Medical Oncology: Canine Bone Tumors

Classification of Bone Tumors

Bone tumors can arise directly from bone or may occur as a metastatic lesion from underlying cancer outside of the skeleton. The most common primary bone tumor in dogs is osteosarcoma. Other bone tumors include chondrosarcoma, fibrosarcoma, hemangiosarcoma, liposarcoma, histiocytic sarcoma, multiple myeloma, and metastatic tumors.

Osteosarcoma tumors of the appendicular skeleton (long bones of the limbs) are locally invasive and have a high rate of metastases (most commonly lungs and other bones).  Osteosarcoma tumors can also occur in the axial skeleton (the bones of the skull, spinal column, pelvis, and ribs). Tumors of these locations tend to have a decreased rate of metastasis compared to those of the limbs.

It is important to differentiate osteosarcoma from other tumor types and diseases that occur within bones, such as bacterial, viral, or fungal infections. With infection, there is usually a history of exposure to the infectious agent or traumatic injury to the affected region. Identification of the underlying cause is important, as this will influence the recommended therapeutic regimen.

What are the clinical signs?

Signs are nonspecific and depend on the site affected as well as the underlying cause. For tumors located on the limb, a history of lameness, discomfort, or intermittent limping is noted. A firm swelling can also be noted. X-rays of the affected site may be recommended at the onset of signs, or should they fail to resolve with conservative management. Other nonspecific clinical signs include discomfort (panting, inability to get comfortable), favoring other limbs, aggression, loss of appetite, weight loss, reduced exercise tolerance, and whimpering/crying out.

What diagnostics are performed?

In order to diagnose bone disease, a physical exam, blood tests (CBC/Chemistry), and x-rays (of both the primary site and the lungs) are recommended. The physical examination allows identification of disease and establishes a baseline for future monitoring, while blood tests can reveal changes that affect prognosis in addition to assessing a patient’s overall health. X-rays evaluate for metastatic disease or establish a baseline for future monitoring. Biopsy or aspirate of the affected region of bone is frequently recommended to distinguish between cancerous and infectious processes. An abdominal ultrasound may be recommended to assess for an underlying primary tumor or other condition that could affect the outcome.

These diagnostics assist in our ability to provide you with information regarding therapy and prognosis, in addition to assessing your pet’s general health. Learn more about Cancer Staging tests here.

What are the Treatment Options?

Treatment options will depend on the results of the diagnostics performed. In cases of infection, systemic therapy including antibiotics, antifungal, or antiviral agents may provide sufficient therapy, though painful bone lesions still require amputation or surgical removal. For metastatic tumors, the nature of the primary tumor will guide further therapy. In the case of a primary bone tumor, therapy is based on the location and extent of disease.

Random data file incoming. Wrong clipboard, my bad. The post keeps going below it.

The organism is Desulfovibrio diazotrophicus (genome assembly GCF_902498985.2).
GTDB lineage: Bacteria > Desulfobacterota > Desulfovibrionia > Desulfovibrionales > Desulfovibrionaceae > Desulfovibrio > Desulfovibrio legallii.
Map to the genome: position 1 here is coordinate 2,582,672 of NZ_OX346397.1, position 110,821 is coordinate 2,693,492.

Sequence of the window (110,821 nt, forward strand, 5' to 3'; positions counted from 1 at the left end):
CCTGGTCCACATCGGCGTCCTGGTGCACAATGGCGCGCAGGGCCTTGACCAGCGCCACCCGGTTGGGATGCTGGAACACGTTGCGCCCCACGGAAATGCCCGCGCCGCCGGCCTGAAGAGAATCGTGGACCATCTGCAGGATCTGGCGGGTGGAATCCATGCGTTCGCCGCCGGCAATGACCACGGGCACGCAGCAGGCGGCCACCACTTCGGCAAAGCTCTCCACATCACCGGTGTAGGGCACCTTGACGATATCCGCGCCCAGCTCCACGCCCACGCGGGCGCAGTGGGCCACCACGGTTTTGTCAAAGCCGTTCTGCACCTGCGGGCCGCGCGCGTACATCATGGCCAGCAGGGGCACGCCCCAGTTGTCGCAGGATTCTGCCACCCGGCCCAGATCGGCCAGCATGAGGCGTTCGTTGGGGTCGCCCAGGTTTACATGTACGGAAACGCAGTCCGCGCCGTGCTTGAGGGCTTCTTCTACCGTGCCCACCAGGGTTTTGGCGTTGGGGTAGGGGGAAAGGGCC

When determining therapy for primary bone tumors, several factors are considered including the dog’s physical condition (ability to ambulate, history of arthritis), potential for spread of disease (metastasis), prognostic factors (elevation in blood markers, most notably alkaline phosphatase), and the family’s goals for quality of life. For tumors of the limbs, amputation is most frequently recommended. Though amputation is an aggressive therapy, the majority of patients respond favorably to this procedure given the severe pain associated with the presence of the primary lesion. The risk of fracture is also eliminated. Limb-sparing procedures can be pursued should the location and features of the tumor be amenable to the procedure. Risks include fracture and infection.

Stereotactic radiation is another approach for some lesions as determined by diagnostic evaluation. This modality of treatment provides pain relief without requiring amputation, though the risk of fracture is possible.

Chemotherapy is recommended for many primary bone tumors, in conjunction with both surgery and/or radiation therapy. For osteosarcoma specifically, treatment includes administration of intravenous (IV) chemotherapy every few weeks for a set number of treatments with the goal of prolonging quality of life rather than cure. Prognosis with surgery and chemotherapy is estimated at 12-14 months with excellent pain control and quality of life. Prognosis with amputation alone is estimated at 4-5 months. If no amputation is pursued, the prognosis is similar, however, without intervention the pet’s quality of life is usually poor due to intractable pain.